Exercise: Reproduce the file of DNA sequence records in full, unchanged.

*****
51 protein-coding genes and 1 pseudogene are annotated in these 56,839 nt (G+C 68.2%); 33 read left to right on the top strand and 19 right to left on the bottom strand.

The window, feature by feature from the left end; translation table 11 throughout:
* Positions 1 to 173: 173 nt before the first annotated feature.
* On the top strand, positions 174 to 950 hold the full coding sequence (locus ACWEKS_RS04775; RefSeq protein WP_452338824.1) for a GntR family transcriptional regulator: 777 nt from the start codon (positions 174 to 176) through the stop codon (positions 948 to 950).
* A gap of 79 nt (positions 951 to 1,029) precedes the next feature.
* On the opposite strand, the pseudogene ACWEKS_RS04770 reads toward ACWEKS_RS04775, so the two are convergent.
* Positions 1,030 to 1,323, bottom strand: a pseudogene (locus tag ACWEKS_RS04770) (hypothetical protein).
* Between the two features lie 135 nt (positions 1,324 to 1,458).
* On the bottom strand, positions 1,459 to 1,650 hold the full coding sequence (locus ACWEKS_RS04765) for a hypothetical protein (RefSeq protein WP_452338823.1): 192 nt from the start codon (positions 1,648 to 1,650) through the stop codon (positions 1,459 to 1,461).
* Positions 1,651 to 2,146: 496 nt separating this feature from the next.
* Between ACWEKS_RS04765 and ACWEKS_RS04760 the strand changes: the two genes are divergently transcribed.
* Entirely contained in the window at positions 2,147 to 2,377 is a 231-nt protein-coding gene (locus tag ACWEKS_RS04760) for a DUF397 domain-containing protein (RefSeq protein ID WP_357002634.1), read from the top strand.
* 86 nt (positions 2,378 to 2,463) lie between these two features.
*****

51 protein-coding genes and 1 pseudogene are annotated in these 56,839 nt (G+C 68.2%); 33 read left to right on the top strand and 19 right to left on the bottom strand.

The window, feature by feature from the left end; translation table 11 throughout:
* Positions 1 to 173: 173 nt before the first annotated feature.
* On the top strand, positions 174 to 950 hold the full coding sequence (locus ACWEKS_RS04775; RefSeq protein WP_452338824.1) for a GntR family transcriptional regulator: 777 nt from the start codon (positions 174 to 176) through the stop codon (positions 948 to 950).
* A gap of 79 nt (positions 951 to 1,029) precedes the next feature.
* On the opposite strand, the pseudogene ACWEKS_RS04770 reads toward ACWEKS_RS04775, so the two are convergent.
* Positions 1,030 to 1,323, bottom strand: a pseudogene (locus tag ACWEKS_RS04770) (hypothetical protein).
* Between the two features lie 135 nt (positions 1,324 to 1,458).
* On the bottom strand, positions 1,459 to 1,650 hold the full coding sequence (locus ACWEKS_RS04765) for a hypothetical protein (RefSeq protein WP_452338823.1): 192 nt from the start codon (positions 1,648 to 1,650) through the stop codon (positions 1,459 to 1,461).
* Positions 1,651 to 2,146: 496 nt separating this feature from the next.
* Between ACWEKS_RS04765 and ACWEKS_RS04760 the strand changes: the two genes are divergently transcribed.
* Entirely contained in the window at positions 2,147 to 2,377 is a 231-nt protein-coding gene (locus tag ACWEKS_RS04760) for a DUF397 domain-containing protein (RefSeq protein ID WP_357002634.1), read from the top strand.
* 86 nt (positions 2,378 to 2,463) lie between these two features.